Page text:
The Grapes of Wrath

John Steinbeck, 1939

 

The drought had lasted now for ten million years, and the reign of the terrible lizards had long since ended.

2001: A Space Odyssey

Arthur C Clarke, 1968

 

Somewhere in the heart of North America there is a desert where the heat of several suns has fused the particles of sand into a single sheet of glass so dazzling it sends a constant signal to the moon.

Evidence of Things Unseen

Marianne Wiggins, 2003

 

 

The Santa Anas blew in hot from the desert, shrivelling the last of the spring grass into whiskers of pale straw.

White Oleander

Janet Fitch, 1999

 

That year an ill wind blew over the city and threatened to destroy flowerpots, family fortunes, reputations, true love, and several types of virtue.

Roscoe

William Kennedy, 2002

 

For seven days in the spring of 1882 the man called Shalako heard no sound but the wind…

Shalako

Louis L'Amour, 1962

 

It was windy. The pale afternoon sky was shredded with clouds, the road, grown dustier and more uneven in the last hour, was scattered with blown and rustling leaves.

Ross Poldark

Winston Graham, 1945

 

How could the wind be so strong, so far inland, that cyclists coming into town in the late afternoon looked more like sailors in peril?

The Gate of Angels

Penelope Fitzgerald, 1990

They had names for the wind, for the different gusts and breezes that blew across the island. 

The Jukebox Queen Of Malta

Nicholas Rinaldi, 1999

 

The wind died down towards evening, then stopped completely.

Firewall

Henning Mankell, 1998 7

 

The storm broke over the house.

Washington DC

Gore Vidal, 1967

 

It rains gently and unceasingly, it rains listlessly but with infinite patience, as it has always rained upon this earth which is the same color as the sky—somewhere between soft green and ashen grey, and the line of the mountain has been blotted out for a long time now.

Mazurka For Two Dead Men

Camilo Jose Cela, 1983 8

 

After the rain the earth was swollen with moisture and, when the wind scattered the clouds, it languished in the dazzling sunlight and steamed with a dove-grey haze.

Harvest on the Don

Mikhail Sholokhov, 1960 9

 

There are songs that come free from the blue-eyed grass, from the dust of a thousand country roads.

The Bridges of Madison County

Robert James Waller, 1992

There is a lovely road that runs from Ixopo into the hills. These hills are grass-covered and rolling, and they are lovely beyond any singing of it.

Cry, the Beloved Country

Alan Paton, 1948

 

On a hill by the Mississippi where Chippewas camped two generations ago, a girl stood in relief against the cornflower blue of Northern sky.

Main Street

Sinclair Lewis, 1920

 

Landscape-tones: brown to bronze, steep skyline, low cloud, pearl ground with shadowed oyster and violet reflections.

Balthazar 10

Lawrence Durrell, 1958

 

All day, the colors had been those of dusk, mist moving like a water creature across the great flanks of mountains possessed of ocean shadows and depths.

The Inheritance of Loss

Kiran Desai, 2006

 

 

Imagine, then, a flat landscape, dark for the moment, but even so conveying to a girl running in the still deeper shadow cast by the wall of the Bibighar gardens an idea of immensity, of distance, such as years before Miss Crane had been conscious of standing where a lane ended and cultivation began: a different landscape but also in the alluvial plain between the mountains of the north and the plateau of the south.

The Jewel in the Crown 11

Paul Scott, 1966

Two mountain chains traverse the republic roughly from north to south, forming between them a number of valleys and plateaus.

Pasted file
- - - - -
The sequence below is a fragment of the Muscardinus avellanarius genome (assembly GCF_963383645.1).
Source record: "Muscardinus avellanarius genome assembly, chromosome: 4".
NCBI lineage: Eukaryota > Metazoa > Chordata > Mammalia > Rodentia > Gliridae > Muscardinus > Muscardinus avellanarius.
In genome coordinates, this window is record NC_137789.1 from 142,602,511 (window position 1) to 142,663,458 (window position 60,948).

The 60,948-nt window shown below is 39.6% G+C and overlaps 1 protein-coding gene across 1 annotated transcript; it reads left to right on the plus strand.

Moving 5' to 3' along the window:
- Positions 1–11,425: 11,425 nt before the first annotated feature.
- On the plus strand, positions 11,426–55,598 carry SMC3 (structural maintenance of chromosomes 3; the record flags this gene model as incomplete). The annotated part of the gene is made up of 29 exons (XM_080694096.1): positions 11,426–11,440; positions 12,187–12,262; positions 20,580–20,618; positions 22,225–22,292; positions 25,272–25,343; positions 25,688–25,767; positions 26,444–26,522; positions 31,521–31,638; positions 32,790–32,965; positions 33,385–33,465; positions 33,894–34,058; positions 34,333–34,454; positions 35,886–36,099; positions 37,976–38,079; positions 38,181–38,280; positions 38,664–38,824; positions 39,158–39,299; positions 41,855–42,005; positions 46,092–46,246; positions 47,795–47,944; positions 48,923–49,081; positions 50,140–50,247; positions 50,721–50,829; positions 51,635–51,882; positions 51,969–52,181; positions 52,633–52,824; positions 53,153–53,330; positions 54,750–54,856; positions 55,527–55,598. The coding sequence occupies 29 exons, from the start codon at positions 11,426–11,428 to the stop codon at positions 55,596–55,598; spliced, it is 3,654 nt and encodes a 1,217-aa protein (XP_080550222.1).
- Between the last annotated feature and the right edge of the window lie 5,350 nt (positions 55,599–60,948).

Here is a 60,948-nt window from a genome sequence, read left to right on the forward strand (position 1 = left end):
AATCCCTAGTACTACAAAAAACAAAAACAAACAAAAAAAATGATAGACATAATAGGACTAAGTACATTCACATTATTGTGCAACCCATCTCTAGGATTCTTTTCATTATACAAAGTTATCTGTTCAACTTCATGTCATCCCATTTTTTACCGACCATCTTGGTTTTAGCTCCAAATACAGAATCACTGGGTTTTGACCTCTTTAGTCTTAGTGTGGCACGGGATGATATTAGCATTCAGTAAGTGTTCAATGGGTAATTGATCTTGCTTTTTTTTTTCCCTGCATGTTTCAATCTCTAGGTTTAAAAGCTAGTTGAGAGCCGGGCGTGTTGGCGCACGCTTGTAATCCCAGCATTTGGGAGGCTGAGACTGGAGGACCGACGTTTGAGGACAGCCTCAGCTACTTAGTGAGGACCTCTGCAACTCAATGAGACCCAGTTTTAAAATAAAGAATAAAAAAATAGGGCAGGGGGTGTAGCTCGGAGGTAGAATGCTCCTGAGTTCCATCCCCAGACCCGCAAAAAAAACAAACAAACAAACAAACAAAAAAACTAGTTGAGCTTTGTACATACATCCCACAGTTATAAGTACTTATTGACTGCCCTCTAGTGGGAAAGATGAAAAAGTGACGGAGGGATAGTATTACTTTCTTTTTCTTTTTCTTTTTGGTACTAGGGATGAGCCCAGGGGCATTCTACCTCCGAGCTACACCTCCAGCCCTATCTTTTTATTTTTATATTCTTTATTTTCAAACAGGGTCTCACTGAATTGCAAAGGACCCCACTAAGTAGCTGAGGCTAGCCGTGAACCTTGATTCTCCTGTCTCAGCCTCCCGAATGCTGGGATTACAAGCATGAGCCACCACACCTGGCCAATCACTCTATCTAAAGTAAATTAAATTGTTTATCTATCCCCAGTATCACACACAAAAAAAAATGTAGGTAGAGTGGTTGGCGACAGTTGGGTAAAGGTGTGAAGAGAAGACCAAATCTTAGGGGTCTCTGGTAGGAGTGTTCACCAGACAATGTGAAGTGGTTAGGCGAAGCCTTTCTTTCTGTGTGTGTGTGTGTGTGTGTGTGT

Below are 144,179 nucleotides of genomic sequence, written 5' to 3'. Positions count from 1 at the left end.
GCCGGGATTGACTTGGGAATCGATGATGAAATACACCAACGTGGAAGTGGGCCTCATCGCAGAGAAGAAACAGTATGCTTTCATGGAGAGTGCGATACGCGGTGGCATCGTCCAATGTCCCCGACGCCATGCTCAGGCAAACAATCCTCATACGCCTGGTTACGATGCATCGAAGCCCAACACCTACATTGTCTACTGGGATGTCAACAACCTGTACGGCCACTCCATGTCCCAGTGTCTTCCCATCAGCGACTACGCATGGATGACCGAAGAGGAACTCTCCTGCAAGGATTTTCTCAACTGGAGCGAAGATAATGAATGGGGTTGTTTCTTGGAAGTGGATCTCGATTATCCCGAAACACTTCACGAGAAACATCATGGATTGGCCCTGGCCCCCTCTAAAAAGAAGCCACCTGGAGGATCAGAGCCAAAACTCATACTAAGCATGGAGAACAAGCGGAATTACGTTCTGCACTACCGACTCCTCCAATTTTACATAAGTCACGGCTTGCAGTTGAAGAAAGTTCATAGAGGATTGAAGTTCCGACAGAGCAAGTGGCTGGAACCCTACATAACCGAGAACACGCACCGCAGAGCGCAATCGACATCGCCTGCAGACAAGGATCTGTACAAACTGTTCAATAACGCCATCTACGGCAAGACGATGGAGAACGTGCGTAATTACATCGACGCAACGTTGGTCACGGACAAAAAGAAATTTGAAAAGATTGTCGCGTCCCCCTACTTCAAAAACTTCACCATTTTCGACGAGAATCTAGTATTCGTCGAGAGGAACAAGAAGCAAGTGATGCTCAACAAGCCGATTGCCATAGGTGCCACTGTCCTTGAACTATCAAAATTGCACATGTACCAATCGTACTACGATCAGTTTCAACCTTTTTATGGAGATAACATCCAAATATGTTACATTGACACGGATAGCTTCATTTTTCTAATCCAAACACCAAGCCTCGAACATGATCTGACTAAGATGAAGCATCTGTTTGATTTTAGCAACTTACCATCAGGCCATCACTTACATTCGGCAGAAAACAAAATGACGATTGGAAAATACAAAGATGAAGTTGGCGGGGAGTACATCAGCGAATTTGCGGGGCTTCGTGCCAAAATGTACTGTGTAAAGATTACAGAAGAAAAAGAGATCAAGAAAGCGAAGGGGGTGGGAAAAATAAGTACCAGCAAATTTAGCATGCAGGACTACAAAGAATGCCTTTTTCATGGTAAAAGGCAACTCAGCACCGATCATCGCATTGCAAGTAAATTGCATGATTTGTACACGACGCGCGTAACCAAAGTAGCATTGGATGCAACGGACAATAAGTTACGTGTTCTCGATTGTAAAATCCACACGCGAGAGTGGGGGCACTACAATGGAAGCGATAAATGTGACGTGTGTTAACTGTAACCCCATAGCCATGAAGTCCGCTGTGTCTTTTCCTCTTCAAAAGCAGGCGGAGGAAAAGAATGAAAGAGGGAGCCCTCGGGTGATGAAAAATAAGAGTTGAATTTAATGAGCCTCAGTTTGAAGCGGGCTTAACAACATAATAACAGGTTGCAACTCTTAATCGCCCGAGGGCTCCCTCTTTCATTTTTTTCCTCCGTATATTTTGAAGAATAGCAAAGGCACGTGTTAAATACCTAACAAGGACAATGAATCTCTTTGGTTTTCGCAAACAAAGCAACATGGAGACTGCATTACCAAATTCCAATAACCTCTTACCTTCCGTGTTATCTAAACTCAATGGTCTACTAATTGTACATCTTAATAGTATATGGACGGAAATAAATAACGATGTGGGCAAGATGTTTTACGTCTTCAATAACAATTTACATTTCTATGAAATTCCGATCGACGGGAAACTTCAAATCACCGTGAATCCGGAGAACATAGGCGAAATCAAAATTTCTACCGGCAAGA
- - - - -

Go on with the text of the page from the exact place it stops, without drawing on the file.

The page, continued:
Under the Volcano

Malcolm Lowry, 1947

 

The Jebel es Zubleh is a mountain fifty miles and more in length, and so narrow that its tracery on the map gives it a likeness to a caterpillar crawling from the south to the north.

Ben-Hur

Lew Wallace, 1880

 

There is a young legend developing on the west side of the mountains. It will, inevitably, grow with the years. Like all legends, it is composed of falsehood and fact.

The Lilies of the Field

William E Barrett, 1962

 

Anyone who has never before visited Krishnapur, and who approaches from the east, is likely to think that he has reached the end of his journey a few miles sooner than he expected.

The Siege of Krishnapur

JG Farrel, 1973

The city lies in a plain, ornamented with mountains.

Childermass

Wyndham Lewis, 1928

 

Except for the Marabar Caves – and they are twenty miles off – the city of Chandrapore presents nothing extraordinary.

A Passage to India

EM Forster, 1924

 

In the late summer of that year we lived in a house in a village that looked across the river and the plain to the mountains.

A Farewell to Arms

Ernest Hemingway, 1929

 

Something terrible happened.

The House Gun

Nadine Gordimer, 1998

 

On Friday noon, July the twentieth, 1714, the finest bridge in all Peru broke and precipitated five travellers into the gulf below.

The Bridge of San Luis Rey

Thornton Wilder, 1927

It all seemed so real that I could hardly imagine that it had ever occurred before; and yet each episode came, not as a fresh step in the logic of things, but as something expected.

The Jewel of Seven Stars

Bram Stoker, 1903

 

And that day, the sun was in its usual place, up above and in the middle of the sky, and it shone in its usual way so harshly bright, making even the shadows pale, making even the shadows seek shelter; that day the sun was in its usual place, up above and in the middle of the sky, but Mr. Potter did not note this, so accustomed was he to this, the sun in its usual place, up above and in the middle of the sky; if the sun had not been in its usual place, that would have made a great big change in Mr. Potter's day, it would have meant rain, however briefly such a thing, rain, might fall, but it would have changed Mr. Potter's day, so used was he to the sun in its usual place, way up above and in the middle of the sky. 

Mr Potter

Jamaica Kincaid, 2002

 

The sun shone, having no alternative, on the nothing new.

Murphy
Samuel Beckett, 1938

 

ORDER